Curiousity Made the Teacher

Being an instructional tech specialist, I often have teachers say, “I’m too old” or “Learning is easier for people in your age bracket,” or “My old brain can’t learn something new.” However, I have seen people of all ages either be resistant to learning something new or wholeheartedly embrace it. Though I’m sure age plays a factor, I don’t think it’s the driving force.

As I look around #tcea14, I see educators of all ages gathering to collaborate and learn something new. In fact, I met an educator who could have retired already, making plans to completely change the rest of her classroom’s plans for the year. This is the sign of someone who is curious. Someone who is passionate about learning. Though, I’m sure age can make educators more cynical, it should not be the driving force from stopping someone’s learning abilities. Curiosity is the key factor.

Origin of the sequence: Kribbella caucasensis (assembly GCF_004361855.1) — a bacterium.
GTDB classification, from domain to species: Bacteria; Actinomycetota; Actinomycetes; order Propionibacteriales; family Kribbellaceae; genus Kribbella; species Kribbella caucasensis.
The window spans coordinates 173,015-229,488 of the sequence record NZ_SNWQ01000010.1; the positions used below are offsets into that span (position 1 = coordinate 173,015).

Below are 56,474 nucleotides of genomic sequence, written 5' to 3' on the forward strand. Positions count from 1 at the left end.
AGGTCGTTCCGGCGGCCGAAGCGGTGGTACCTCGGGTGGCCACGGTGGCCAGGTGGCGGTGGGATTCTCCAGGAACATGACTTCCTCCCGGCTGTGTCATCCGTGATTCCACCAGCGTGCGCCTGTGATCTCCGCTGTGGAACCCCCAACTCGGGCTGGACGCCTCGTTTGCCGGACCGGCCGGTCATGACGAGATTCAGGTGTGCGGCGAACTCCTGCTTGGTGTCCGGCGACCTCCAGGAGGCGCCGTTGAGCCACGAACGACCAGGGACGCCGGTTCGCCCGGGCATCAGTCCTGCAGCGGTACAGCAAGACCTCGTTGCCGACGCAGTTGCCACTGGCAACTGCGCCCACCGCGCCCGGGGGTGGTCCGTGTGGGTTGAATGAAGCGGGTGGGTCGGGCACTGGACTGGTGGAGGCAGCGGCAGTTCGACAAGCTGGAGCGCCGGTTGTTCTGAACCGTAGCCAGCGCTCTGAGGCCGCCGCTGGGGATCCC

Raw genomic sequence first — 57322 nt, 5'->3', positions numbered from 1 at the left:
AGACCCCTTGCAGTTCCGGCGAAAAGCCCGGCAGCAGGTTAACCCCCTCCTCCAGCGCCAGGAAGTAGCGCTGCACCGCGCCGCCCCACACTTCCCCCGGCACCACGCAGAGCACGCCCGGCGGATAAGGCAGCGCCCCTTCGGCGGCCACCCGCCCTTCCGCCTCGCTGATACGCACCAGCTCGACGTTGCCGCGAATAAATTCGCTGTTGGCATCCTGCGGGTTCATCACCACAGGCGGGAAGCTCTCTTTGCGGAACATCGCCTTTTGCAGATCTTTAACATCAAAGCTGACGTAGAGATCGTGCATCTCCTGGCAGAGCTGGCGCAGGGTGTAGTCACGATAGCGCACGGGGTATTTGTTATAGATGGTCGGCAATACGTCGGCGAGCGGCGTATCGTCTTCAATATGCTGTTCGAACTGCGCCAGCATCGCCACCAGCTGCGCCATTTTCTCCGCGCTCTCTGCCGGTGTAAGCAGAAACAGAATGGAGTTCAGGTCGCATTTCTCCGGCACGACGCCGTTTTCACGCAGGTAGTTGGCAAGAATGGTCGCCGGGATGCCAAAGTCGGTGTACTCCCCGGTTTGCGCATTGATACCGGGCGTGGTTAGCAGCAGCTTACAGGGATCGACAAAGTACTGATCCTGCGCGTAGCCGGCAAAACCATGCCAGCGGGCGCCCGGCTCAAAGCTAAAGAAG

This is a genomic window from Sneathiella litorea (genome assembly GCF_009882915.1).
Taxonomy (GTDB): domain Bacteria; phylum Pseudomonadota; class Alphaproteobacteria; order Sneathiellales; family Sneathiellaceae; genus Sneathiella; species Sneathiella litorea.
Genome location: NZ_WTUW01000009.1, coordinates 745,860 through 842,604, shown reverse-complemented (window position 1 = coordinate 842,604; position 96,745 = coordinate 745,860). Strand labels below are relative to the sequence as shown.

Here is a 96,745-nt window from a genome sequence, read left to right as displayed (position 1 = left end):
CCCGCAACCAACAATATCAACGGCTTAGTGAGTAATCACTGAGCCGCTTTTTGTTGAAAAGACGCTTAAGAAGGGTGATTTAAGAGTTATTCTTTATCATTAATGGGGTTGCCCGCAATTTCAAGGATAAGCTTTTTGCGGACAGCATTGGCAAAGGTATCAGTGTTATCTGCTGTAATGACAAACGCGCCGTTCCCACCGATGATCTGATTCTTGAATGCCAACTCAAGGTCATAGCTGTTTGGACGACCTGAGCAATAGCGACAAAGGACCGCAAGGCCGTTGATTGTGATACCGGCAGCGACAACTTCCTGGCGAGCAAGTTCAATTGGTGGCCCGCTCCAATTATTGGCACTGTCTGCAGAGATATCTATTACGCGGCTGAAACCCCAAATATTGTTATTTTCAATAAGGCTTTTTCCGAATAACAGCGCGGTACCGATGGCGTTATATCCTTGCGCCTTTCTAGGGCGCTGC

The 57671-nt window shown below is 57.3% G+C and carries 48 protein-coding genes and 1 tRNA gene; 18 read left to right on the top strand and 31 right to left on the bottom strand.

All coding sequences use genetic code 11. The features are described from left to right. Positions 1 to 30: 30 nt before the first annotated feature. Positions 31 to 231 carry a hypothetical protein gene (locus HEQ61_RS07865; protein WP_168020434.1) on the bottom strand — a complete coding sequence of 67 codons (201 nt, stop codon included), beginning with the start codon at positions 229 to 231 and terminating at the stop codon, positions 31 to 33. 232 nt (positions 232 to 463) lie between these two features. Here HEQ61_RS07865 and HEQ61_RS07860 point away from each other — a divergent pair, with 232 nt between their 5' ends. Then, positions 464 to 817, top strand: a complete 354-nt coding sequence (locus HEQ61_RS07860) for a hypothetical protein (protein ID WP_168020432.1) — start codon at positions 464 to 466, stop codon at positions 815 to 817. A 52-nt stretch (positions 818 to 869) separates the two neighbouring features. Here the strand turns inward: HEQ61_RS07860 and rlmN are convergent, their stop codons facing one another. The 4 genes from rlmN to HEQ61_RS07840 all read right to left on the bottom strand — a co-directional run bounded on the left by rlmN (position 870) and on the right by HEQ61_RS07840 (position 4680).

In fact, curiosity is what we want from our students. We want our students to be excited. To be passionate about learning new things. Shouldn’t we embody that curiosity and passion?

If this is the driving force, how can we develop Professional Development that encourages teachers to show their curiosity? How can we inspire them?

This past weekend, we held a two-hour mini-academy on a Saturday morning for a few teachers. Teachers selected from a variety of sessions and received two hours of hands-on time to work on the task at hand. The other crucial factor was that sessions contained no more than six teachers. If we want teachers to show this curiosity, we have to put them in an environment where they are not afraid to fail. We need to find the time in our teachers’ lives to give them teacher-driven, authentic, and intimate PD.

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